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Manufactured products are made from atoms, and their properties depend on how those atoms are arranged. This volume summarizes 15 years of research in molecular manufacturing, the use of nanoscale mechanical systems to guide the placement of reactive molecules, building complex structures with atom-by-atom control. This degree of control is a natural goal for technology: Microtechnology strives to build smaller devices; materials science strives to make more useful solids; chemistry strives to synthesize more complex molecules; manufacturing strives to make better products. Each of these fields requires precise, molecular control of complex structures to reach its natural limit, a goal that has been termed molecular nanotechnology.

It has become clear that this degree of control can be achieved. The present volume assembles the conceptual and analytical tools needed to understand molecular machinery and manufacturing, presents an analysis of their core capabilities, and explores how present laboratory techniques can be extended, stage by stage, to implement molecular manufacturing systems. It says little about applications other than computation (describing 109-instruction-per-second submicron scale CPUs executing ~ 1016 instructions per second per watt) and manufacturing (describing desktop devices able to produce precisely structured, kilogram-scale products from simple chemical feedstocks). Surveys of broader implications appear elsewhere (Drexler, 1986a; 1989c; Drexler et al., 1991).

The intended readership

Molecular manufacturing is linked to many areas of science and technology. In writing this volume, I have been guided by an imaginary committee of readers with differing demands.

One is a reader with a general science background, interested in the basic principles, capabilities, and nature of molecular nanotechnology, but not in the mathematical derivations. Accordingly, I have attempted to summarize the chief results in descriptions, diagrams, and example calculations, and have included comparisons of this field to others that are more familiar. Such a reader can skip many sections without becoming lost.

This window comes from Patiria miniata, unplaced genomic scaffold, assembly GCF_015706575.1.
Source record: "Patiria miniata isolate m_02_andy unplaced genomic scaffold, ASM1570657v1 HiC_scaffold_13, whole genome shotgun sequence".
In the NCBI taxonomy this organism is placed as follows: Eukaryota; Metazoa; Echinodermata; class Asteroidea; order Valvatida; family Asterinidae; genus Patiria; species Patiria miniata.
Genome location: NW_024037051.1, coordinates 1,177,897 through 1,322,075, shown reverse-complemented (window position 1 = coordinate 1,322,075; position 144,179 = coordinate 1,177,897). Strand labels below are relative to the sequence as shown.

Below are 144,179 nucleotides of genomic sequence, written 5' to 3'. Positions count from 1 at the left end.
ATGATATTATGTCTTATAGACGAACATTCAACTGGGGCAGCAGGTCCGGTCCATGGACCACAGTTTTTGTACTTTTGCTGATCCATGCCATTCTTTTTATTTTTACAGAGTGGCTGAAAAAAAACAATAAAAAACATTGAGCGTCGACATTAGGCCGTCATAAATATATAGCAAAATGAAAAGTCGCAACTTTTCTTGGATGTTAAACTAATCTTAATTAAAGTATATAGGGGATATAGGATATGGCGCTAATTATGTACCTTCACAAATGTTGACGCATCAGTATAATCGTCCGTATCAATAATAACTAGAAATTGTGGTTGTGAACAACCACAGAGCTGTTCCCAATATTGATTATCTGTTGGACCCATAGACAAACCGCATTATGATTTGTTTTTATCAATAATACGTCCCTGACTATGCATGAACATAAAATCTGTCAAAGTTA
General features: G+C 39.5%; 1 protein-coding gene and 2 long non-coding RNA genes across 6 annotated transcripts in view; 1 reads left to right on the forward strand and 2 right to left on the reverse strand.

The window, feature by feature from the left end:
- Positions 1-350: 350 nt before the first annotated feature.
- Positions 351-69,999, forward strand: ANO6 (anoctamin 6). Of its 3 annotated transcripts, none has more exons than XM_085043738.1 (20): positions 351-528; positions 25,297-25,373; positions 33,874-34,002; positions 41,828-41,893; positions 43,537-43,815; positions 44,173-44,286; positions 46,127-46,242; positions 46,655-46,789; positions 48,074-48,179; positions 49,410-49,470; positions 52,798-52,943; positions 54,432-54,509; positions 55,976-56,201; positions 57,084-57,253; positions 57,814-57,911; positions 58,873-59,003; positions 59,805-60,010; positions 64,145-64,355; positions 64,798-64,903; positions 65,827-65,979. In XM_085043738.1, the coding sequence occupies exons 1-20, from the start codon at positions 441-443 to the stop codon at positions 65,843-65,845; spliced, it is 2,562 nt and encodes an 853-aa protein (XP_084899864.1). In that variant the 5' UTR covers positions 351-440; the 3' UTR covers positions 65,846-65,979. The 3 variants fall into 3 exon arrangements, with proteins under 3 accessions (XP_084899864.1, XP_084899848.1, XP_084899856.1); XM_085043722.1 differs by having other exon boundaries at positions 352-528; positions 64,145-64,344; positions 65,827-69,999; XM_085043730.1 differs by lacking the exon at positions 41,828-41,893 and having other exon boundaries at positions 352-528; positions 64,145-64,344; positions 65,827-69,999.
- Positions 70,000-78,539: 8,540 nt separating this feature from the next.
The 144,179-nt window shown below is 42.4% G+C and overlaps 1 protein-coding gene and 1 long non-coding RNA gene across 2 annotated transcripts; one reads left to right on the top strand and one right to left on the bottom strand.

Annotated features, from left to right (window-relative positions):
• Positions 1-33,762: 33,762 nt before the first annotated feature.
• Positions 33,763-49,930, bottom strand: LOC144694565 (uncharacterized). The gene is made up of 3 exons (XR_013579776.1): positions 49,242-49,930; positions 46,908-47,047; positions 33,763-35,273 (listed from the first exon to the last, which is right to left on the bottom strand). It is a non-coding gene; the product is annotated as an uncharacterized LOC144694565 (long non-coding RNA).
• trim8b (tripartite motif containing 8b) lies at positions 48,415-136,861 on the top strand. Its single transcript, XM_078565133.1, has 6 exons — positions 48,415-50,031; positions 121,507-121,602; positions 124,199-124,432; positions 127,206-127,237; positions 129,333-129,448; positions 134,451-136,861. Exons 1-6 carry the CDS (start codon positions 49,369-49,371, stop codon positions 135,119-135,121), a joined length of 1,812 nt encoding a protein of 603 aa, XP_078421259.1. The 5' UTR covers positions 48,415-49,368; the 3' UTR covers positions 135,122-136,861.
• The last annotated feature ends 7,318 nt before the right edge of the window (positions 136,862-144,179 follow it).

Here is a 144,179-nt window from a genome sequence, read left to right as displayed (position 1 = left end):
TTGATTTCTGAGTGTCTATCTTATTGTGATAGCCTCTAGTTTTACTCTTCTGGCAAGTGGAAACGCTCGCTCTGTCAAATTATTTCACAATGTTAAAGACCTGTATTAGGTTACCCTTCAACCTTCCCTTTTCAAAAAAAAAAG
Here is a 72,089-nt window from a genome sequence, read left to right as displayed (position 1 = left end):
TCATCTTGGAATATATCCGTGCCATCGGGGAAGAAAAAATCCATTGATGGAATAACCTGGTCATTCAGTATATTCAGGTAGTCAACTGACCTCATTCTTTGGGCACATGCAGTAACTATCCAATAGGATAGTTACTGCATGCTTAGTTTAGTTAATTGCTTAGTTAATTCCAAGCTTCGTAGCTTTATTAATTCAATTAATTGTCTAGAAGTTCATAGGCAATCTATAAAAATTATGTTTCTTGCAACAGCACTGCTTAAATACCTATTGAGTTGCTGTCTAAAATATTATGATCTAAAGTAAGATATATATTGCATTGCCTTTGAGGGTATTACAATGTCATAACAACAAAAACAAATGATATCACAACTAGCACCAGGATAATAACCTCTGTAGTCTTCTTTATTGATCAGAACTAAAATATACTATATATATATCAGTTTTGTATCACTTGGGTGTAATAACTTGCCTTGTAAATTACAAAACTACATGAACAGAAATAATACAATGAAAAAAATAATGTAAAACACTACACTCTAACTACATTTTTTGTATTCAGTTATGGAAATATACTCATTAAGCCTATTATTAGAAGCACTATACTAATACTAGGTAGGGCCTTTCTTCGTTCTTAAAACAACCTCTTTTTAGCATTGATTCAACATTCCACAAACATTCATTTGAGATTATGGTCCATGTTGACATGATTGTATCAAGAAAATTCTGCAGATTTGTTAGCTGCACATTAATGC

Another is a student considering a career in the field. This reader demands an introduction to the foundations of molecular nanotechnology presented in terms of the basic physics, calculus, and chemistry taught to students in other fields. Accordingly, I have grounded most derivations in basic principles, developing intermediate results as needed.

The rest of the committee includes a physicist, a chemist, a molecular biologist, a materials scientist, a mechanical engineer, and a computer scientist. Each has deep professional knowledge of a particular field. Each demands answers to special questions that presuppose specialized knowledge. Each knows the exceptions that hide behind most generalizations, and the approximations that hide behind most textbook formulas. Accordingly, the discussion sometimes dives into a topic that readers outside the relevant discipline may find opaque. Skipping past these topics will seldom impair comprehension of what follows.

Each of these specialists also represents a community of researchers able to advance the development of molecular nanotechnology. Accordingly, many of the discussions implicitly or explicitly highlight open problems, inviting work in theoretical analysis, in computer-aided design and modeling, and in laboratory experimentation. I hope that this volume will be seen both as a guide and as an invitation to a promising new field.

The nature of the subject

Our ability to model molecular machines—of specific kinds, designed in part for ease of modeling—has far outrun our ability to make them. Design calculations and computational experiments enable the theoretical study of these devices, independent of the technologies needed to implement them. Work in this field is thus (for now) a branch of theoretical applied science (Appendix A).

Molecular manufacturing applies the principles of mechanical engineering to chemistry (or should one say the principles of chemistry to mechanical engineering?) and uses results drawn from materials science, computer science, and elsewhere. But interdisciplinary studies can foster misunderstandings. From every disciplinary perspective, a superficial glance suggests that something is wrong—applying chemical principles leads to odd-looking machines, applying mechanical principles leads to odd-looking chemistry, and so forth. The following chapters offer a deeper view of how these principles interact.


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